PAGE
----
Never once did we waiver from our core philosophy of “helping heal the earth” and using waste to make energy. The virtuous cycle of using waste, making new products and generating no waste was preserved during these transitions.

Here I am; over 7 years since I began this (ad)venture, running a skeletal operation; negotiating short term possibilities of attaining a break even and keeping my dream alive to take this to the next orbit; knowing fully well that what I have created has an unmet global need.

So why do I keep soldiering on, despite innumerable setbacks? Would I advise others to do the same?

What keeps you going? Well faith that you can do it, and that it needs to be done, takes you some distance. After that, I guess it is a mixture of pig headedness, ego and desperation in equal parts that is important to get you started and also keep you there.

Another thing that keeps you there is the unflinching faith of some who are willing to literally put their money where their mouth is, who believe in your dream, sometimes more than what you do, and who help you realize that you are rarely alone in the journey of manifesting your dreams, if ever. I have had a few such people in my life who have kept this hope and the venture alive with their time, money and blessings. I do sometimes wonder if this was a boon or a bane but I know that their presence enhances my faith in humanity and the goodness and abundance it has to offer.I am still at that cusp, wondering if I will pull it off. I have a strange mix of hope, ground level action, quietude and contemplation; all at once.

So what is my message to other fellow dreamers?

Do not attach too much importance to the experiences of others – good or bad. Their circumstances are different, your will and drive is unique, as is your luck. Do your home work well, do not expect a cake walk, be prepared to work harder than you imagined was humanly possible. Provide extra time and resources, limit your financial requirements. And then do not waver. Very few people are blessed with dreams. If you have a dream, try your best to make it come alive. The world is a funny place – it throws obstacles in your path just for fun, but it also lends many helping hands along the way.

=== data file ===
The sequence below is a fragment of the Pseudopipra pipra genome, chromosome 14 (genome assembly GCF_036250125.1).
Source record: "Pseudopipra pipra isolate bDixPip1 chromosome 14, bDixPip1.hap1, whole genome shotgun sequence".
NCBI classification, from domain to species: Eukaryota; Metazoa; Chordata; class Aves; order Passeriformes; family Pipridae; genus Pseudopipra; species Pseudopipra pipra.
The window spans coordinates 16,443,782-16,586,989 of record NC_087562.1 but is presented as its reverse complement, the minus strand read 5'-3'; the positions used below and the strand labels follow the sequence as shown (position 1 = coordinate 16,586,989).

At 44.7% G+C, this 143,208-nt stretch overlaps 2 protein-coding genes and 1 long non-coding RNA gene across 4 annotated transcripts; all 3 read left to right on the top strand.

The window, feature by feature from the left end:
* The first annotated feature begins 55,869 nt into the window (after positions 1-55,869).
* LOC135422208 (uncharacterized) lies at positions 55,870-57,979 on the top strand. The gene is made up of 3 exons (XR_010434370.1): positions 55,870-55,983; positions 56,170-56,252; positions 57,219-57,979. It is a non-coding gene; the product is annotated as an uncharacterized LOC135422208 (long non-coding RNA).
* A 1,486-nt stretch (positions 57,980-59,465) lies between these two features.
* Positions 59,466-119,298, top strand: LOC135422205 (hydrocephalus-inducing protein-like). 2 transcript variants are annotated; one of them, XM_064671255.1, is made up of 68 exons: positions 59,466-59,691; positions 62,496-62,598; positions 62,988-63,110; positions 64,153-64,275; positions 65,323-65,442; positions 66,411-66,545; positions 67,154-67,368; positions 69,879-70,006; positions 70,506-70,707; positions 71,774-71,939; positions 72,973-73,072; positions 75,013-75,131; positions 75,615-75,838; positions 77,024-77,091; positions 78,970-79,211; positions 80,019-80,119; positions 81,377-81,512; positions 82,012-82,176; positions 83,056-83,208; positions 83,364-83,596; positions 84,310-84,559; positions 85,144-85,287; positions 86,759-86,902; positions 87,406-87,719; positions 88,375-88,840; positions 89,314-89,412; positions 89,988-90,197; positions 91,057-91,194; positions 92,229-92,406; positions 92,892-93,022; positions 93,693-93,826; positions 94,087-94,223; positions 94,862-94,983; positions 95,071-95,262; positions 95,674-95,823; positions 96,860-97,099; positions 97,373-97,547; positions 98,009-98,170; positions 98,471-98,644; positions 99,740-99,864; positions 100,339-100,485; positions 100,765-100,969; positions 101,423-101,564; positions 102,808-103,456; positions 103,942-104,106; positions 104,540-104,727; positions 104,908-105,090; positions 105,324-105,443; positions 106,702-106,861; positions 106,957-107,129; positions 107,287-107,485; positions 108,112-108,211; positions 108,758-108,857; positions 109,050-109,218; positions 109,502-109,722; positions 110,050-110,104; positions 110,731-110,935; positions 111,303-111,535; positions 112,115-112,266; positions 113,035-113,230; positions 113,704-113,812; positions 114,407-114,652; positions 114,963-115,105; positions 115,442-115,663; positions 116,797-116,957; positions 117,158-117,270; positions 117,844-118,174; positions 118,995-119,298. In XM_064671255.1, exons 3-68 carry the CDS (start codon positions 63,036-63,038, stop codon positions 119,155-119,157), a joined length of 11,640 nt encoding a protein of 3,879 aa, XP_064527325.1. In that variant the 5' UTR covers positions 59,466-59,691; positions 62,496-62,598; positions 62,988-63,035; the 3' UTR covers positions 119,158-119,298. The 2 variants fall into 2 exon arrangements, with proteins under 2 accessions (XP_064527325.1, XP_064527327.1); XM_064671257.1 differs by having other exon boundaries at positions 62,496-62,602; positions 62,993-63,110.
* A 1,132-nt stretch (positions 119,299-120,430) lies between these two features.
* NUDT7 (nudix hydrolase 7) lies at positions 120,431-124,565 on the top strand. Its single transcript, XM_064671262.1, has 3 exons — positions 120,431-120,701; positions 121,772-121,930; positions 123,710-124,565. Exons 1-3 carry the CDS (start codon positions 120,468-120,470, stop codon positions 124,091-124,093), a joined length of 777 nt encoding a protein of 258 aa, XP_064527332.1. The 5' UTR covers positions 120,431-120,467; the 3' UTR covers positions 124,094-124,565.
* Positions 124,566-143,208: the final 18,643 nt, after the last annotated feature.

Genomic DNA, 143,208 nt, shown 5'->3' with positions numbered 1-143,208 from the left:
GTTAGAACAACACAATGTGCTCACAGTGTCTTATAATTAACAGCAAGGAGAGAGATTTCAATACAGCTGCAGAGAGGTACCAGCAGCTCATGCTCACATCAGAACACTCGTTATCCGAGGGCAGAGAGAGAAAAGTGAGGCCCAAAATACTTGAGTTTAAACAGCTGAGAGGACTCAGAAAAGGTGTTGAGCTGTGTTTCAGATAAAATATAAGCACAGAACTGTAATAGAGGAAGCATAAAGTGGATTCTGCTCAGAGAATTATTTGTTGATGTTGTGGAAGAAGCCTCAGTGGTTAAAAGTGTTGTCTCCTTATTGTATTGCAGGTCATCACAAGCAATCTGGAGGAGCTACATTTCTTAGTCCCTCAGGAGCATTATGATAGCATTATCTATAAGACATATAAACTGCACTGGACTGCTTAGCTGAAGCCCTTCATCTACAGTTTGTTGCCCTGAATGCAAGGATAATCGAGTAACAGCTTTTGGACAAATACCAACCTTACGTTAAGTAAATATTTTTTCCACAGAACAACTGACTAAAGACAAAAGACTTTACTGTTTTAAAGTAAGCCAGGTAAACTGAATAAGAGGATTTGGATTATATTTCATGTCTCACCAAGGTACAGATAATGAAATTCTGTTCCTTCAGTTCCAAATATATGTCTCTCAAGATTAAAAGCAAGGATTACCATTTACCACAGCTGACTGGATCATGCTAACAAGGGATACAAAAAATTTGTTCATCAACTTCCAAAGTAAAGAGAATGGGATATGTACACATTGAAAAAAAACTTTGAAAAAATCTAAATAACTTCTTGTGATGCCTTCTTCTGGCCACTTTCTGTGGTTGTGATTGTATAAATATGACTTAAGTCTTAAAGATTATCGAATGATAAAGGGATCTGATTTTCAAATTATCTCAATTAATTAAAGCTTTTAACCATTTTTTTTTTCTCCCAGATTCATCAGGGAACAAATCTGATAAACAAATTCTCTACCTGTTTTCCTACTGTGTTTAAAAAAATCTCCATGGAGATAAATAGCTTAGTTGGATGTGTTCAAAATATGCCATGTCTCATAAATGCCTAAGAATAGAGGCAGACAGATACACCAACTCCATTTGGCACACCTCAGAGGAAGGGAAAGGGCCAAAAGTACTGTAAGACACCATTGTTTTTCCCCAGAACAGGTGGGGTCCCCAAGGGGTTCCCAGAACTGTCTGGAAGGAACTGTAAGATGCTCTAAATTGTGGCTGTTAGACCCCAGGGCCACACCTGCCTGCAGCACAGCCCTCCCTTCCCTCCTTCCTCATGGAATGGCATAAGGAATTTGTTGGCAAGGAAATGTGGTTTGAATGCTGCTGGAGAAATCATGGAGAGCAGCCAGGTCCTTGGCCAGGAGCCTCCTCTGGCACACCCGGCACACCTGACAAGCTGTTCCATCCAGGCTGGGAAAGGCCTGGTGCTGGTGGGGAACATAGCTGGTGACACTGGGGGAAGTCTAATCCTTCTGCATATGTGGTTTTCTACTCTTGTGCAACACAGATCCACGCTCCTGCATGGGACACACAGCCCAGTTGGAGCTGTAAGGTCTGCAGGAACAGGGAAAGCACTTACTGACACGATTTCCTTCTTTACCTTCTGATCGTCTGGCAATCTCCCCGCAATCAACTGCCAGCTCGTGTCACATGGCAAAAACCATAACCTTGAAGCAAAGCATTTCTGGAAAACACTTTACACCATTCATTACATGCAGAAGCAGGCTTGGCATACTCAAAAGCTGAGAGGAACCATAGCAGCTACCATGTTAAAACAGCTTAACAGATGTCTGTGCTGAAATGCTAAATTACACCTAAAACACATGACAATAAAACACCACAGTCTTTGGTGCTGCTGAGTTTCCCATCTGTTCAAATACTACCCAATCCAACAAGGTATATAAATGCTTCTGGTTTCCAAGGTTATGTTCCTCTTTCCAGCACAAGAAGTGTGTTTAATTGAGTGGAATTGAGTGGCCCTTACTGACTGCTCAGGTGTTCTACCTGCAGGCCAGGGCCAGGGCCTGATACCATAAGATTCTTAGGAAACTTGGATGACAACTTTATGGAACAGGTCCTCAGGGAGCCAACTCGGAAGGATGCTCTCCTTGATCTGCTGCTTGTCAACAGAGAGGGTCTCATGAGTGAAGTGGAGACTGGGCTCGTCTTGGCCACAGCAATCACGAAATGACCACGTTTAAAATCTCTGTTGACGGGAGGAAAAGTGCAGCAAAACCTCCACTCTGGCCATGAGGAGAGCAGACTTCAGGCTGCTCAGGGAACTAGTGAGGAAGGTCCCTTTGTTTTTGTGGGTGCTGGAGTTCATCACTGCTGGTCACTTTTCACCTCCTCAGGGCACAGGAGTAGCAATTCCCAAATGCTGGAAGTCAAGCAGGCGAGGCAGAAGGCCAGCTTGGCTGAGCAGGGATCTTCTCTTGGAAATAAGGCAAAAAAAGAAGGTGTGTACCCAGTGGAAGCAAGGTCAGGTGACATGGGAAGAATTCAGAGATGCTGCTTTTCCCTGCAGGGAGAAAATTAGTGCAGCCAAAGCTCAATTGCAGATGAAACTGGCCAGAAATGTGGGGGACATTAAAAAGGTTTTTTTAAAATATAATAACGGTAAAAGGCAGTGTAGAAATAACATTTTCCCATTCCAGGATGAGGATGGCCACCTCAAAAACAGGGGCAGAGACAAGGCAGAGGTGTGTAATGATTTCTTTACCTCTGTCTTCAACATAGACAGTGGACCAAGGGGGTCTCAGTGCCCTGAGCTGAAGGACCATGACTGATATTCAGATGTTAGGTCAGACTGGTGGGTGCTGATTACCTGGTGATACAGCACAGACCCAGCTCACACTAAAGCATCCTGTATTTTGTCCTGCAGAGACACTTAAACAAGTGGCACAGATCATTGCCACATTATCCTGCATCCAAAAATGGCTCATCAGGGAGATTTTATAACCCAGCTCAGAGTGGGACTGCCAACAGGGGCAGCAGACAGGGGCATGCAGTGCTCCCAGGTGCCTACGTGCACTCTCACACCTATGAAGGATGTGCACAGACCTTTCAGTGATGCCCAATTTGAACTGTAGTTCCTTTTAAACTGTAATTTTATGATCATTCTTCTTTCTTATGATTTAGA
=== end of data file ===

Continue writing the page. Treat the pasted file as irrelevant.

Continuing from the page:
Go ahead – live your dream; more importantly dare to dream. It makes your life richer, more complete and certainly more fulfilling.

Anupam Jalote
Anupam Jalote is the Founder Director of GreenOil Energy Sciences (www.greenoil.in), an organization established with a mission to heal the earth by providing carbon positive waste-to-energy solutions.

Tips, Tools & Tackles

Tips tools and tackles

5 Ways to Overcome Inertia   

Is inertia preventing you from taking action to fulfil your heart’s desire and achieve your dreams? You can use the following tips to shake off your inertia and galvanise yourself into action:

  • Set clear, specific, time-bound goals: Clear, specific and time-bound goals help to focus your attention and effort, and give you a timeframe that you can work within. They provide a sense of purpose and inspire action.
  • Be accountable to someone for your goals: Being accountable to someone for your goals, serves to keep you on track. When you are accountable to another individual, you will likely have to provide them an explanation if you don’t take action, or lose face. The average individual is likely to prefer to take action instead.
  • Make a detailed action plan A detailed plan provides a roadmap, a step-by-step approach, which helps to achieve your goal.
  • Take small daily steps towards your goalA goal can seem overwhelming and insurmountable, but breaking it down into small actionable steps keeps it manageable and within reach. It’s important to take small steps every day towards achieving your goal so that you keep the momentum going.
  • Reward yourself for your successes, even minor onesIf you manage to take action towards your goal – it could be as simple as getting up early, going for a meeting on time or exercising in the gym – reward yourself. Small rewards are a great way of acknowledging your effort, and help to keep you motivated and on track to your goal.

           By Anjana Motihar Chandra

 

From the Founders’ Desk

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Dear co-travelers of life,